Although they run their programs throughout the summer, London galleries don’t really turn up the heat until around the third week of September, in anticipation of Frieze, the most “fashionable” art fair in the world (October 12–15: friezeartfair.com). White Cube’s new West End space opens with a show of Gabriel Orzoco (whitecube.com) and Hauser & Wirth inaugurated their new secondary market space with Picabia nudes (ghw.ch). At the other extreme, a David Hockney portrait retrospective has commenced at the National Portrait Gallery (npg.org.uk). Although London’s recent success has been tied to the YBA’s, Saatchi and Jay Jopling, it is a group of post-YBA, post-conceptualists that seem to be determining the month’s wit and theater.
Anthony Reynolds anthonyreynolds.com
Mark Wallinger offers another brand of humor that is less mischievous but just as critical as Ondak’s. One of his pieces, “A is fur Alles,” consists of a simple modernist divan emanating the hum of an orchestra tuning its instruments to A. Not by coincidence, the name of the orchestra creating the sound is “Divan,” which was founded by the late intellectual Edward Said and conductor Daniel Barenboim to bring Palestinian and Israeli musicians together. Perhaps the fact that we hear the orchestra tuning up, but not playing a piece of music, suggests that the moment of working together has yet to arrive. The other piece at Reynolds is a spare and simple 12-minute movie that parodies the end credits of a feature film. Over the tune of Strauss’ “Blue Danube Waltz,” these end credits begin with God and lists the “cast” of the Bible until the appearance of Jesus. It is aptly titled “The End.” In the past, Wallinger has touched on ideas that underpin our notions of culture and religion—specifically British ones. This show is no different, if slightly theatrical in its presentation. No doubt, there will be a sequel, but in what form?
Tate Modern Art Now tate.org.uk
Tate Modern and Britain’s Art Now are currently providing rare opportunities to expose younger artists to more mainstream audiences. At Tate Modern, Slovakian artist Roman Ondák has created what can only be described as a scaled-down facsimile of its famous turbine hall, the cathedral-like space one encounters upon entering the museum, a former power station. The turbine hall has been the venue for a series of ambitious sculptural commissions, punctuated occasionally by groups of sculptures from their permanent collection. (The next commission will be from Carsten Holler.)
In Ondák’s “man-sized” version of the turbine hall, we move about—in an inversion of the original—as giants in the space. Along with the amusement of this novelty, there are also some serious meditations at hand. Having scaled the work to fit the room, and with the real hall mere minutes away, Ondák touches upon mimesis and representation as well as memory. This work questions our ideas of representational sculpture on the one hand while its toys with the notion of doubling on the other. There is an element of humor involved in Ondák’s work, like his project for the 2004 Frieze fair, in which a group of people formed and reformed into a queue, or another piece, retrospective, which was comprised of all the gallery labels from his previous shows. But there is also a serious attempt to draw attention to the institutional context of the work. With this piece, titled “It will turn out all right in the end,” Ondák seeks to alienate his viewers while reintroducing them to their surroundings, albeit with a smile.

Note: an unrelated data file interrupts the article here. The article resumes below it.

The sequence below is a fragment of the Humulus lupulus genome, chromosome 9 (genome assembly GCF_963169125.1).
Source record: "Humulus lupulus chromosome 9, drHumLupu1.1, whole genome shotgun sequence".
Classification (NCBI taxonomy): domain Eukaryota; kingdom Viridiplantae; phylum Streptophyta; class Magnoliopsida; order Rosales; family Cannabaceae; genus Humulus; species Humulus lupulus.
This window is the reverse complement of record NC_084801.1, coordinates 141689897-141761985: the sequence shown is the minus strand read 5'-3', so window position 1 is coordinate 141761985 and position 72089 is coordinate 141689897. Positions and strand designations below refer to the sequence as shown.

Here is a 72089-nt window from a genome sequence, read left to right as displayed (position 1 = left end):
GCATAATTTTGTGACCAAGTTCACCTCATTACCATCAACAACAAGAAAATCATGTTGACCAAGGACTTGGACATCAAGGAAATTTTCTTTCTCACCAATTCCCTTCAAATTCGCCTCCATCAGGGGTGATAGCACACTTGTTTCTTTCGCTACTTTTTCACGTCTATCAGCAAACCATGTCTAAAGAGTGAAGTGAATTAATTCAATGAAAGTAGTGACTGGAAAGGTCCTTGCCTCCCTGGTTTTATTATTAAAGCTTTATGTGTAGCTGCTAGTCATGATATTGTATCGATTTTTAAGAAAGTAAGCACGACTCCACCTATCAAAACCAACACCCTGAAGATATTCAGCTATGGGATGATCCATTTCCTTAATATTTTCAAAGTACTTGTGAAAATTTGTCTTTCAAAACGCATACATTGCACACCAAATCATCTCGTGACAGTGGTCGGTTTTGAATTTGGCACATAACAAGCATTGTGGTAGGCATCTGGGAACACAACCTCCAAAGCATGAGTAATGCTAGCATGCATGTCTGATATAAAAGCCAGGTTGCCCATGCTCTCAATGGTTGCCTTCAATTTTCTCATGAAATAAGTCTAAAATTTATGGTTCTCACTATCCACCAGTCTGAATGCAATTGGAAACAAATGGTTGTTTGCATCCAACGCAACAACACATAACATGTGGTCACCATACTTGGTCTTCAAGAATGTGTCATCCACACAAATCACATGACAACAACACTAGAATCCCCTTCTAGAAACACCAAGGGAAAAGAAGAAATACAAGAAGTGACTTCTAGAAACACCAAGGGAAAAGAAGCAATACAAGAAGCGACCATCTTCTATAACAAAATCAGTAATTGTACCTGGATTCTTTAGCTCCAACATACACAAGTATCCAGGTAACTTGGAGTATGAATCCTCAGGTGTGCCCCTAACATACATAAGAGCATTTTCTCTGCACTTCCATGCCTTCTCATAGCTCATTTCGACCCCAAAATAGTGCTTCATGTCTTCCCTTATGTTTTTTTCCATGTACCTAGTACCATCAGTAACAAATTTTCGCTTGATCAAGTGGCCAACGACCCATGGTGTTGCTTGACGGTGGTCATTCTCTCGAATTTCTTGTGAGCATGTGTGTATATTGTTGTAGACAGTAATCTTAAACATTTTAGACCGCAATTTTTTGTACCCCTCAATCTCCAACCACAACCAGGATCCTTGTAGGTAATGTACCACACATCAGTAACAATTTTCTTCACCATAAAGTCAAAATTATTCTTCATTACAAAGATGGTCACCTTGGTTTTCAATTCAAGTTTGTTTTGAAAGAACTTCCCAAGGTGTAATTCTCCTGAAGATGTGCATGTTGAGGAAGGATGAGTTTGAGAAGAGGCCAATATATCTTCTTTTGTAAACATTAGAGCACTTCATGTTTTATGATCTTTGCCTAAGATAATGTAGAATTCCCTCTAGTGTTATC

Cerith Wyn Evans
Cerith Wyn Evans has created a rather special exhibition for the ICA, a venue he has cherished since his youth, when he was inspired towards his own creative endeavours by Marcel Broodthaers’ last show in 1975. A protégé of the English avant-garde filmmaker, Derek Jarman, Wyn Evans created experimental films and music videos before turning to the visual arts.
Broodthaers’ specter is channeled through Wyn Evans’ “Take my eyes and through them see you…” (also the show’s title) in which a film screen stands in the center of a room decorated with potted palm trees, a scenario also employed by the Belgian artist. A film plays a loop of white leader that runs for four minutes, then a loop of black; as time passes the film eventually registers the scratches and dirt from its passage through the projector’s gate. Here, as he has done in past work, he is invoking the question of what is exposed and what is veiled. Reminiscent of Jarman’s film, Blue, there is a sense in which this piece, and possibly this show, is an homage—like Thomas Hirschhorn’s sculptures of philosophy books—to Wyn Evans’ various creative and intellectual mentors.
However it is Wyn Evans’ first piece, in the main gallery, that is the most eye-catching. Titled “Decor,” after the Broodthaers show, it consists of one easy gesture: the artist has removed a false wall to reveal the dirty and undecorated windows and alcoves lurking behind, exposing their structure and the streets beyond—an empty hall á la Michael Asher, circa 1970s. But Wyn Evans claims that what’s poignant for him is the show’s very subtle reference to the cannons that Broodthaers’ aimed out onto the street, pointing at the Cabinet War Rooms, Downing Street and the Houses of Parliament. This fact is not altogether obvious, since nothing in the installation seems to allude to them; instead, the forlorn emptiness of the gallery speaks volumes.
Sherman Sam is a writer and artist based in London and Singapore.